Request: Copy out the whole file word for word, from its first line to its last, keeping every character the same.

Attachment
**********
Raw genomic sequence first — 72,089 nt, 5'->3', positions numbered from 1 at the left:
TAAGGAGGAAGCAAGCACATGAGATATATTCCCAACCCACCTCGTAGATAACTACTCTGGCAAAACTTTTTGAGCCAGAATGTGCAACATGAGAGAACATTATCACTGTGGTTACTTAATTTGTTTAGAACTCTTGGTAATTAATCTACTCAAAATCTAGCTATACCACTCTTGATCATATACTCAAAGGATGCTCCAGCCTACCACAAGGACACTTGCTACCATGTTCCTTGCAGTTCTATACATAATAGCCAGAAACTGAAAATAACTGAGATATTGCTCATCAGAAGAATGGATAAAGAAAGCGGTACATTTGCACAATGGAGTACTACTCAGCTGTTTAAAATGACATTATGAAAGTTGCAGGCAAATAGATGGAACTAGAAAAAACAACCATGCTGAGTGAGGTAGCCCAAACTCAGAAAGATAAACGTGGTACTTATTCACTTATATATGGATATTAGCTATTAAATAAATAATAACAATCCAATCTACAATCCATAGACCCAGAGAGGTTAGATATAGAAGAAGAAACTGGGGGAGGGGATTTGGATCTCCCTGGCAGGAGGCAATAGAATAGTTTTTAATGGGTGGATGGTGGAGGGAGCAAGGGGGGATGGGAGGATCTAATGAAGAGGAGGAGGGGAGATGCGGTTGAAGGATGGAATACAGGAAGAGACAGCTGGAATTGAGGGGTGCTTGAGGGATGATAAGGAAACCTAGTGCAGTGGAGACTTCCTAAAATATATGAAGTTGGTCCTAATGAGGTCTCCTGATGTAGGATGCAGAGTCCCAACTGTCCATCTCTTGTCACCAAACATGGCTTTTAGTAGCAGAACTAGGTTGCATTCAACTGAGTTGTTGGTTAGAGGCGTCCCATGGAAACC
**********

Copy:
Raw genomic sequence first — 72,089 nt, 5'->3', positions numbered from 1 at the left:
TAAGGAGGAAGCAAGCACATGAGATATATTCCCAACCCACCTCGTAGATAACTACTCTGGCAAAACTTTTTGAGCCAGAATGTGCAACATGAGAGAACATTATCACTGTGGTTACTTAATTTGTTTAGAACTCTTGGTAATTAATCTACTCAAAATCTAGCTATACCACTCTTGATCATATACTCAAAGGATGCTCCAGCCTACCACAAGGACACTTGCTACCATGTTCCTTGCAGTTCTATACATAATAGCCAGAAACTGAAAATAACTGAGATATTGCTCATCAGAAGAATGGATAAAGAAAGCGGTACATTTGCACAATGGAGTACTACTCAGCTGTTTAAAATGACATTATGAAAGTTGCAGGCAAATAGATGGAACTAGAAAAAACAACCATGCTGAGTGAGGTAGCCCAAACTCAGAAAGATAAACGTGGTACTTATTCACTTATATATGGATATTAGCTATTAAATAAATAATAACAATCCAATCTACAATCCATAGACCCAGAGAGGTTAGATATAGAAGAAGAAACTGGGGGAGGGGATTTGGATCTCCCTGGCAGGAGGCAATAGAATAGTTTTTAATGGGTGGATGGTGGAGGGAGCAAGGGGGGATGGGAGGATCTAATGAAGAGGAGGAGGGGAGATGCGGTTGAAGGATGGAATACAGGAAGAGACAGCTGGAATTGAGGGGTGCTTGAGGGATGATAAGGAAACCTAGTGCAGTGGAGACTTCCTAAAATATATGAAGTTGGTCCTAATGAGGTCTCCTGATGTAGGATGCAGAGTCCCAACTGTCCATCTCTTGTCACCAAACATGGCTTTTAGTAGCAGAACTAGGTTGCATTCAACTGAGTTGTTGGTTAGAGGCGTCCCATGGAAACC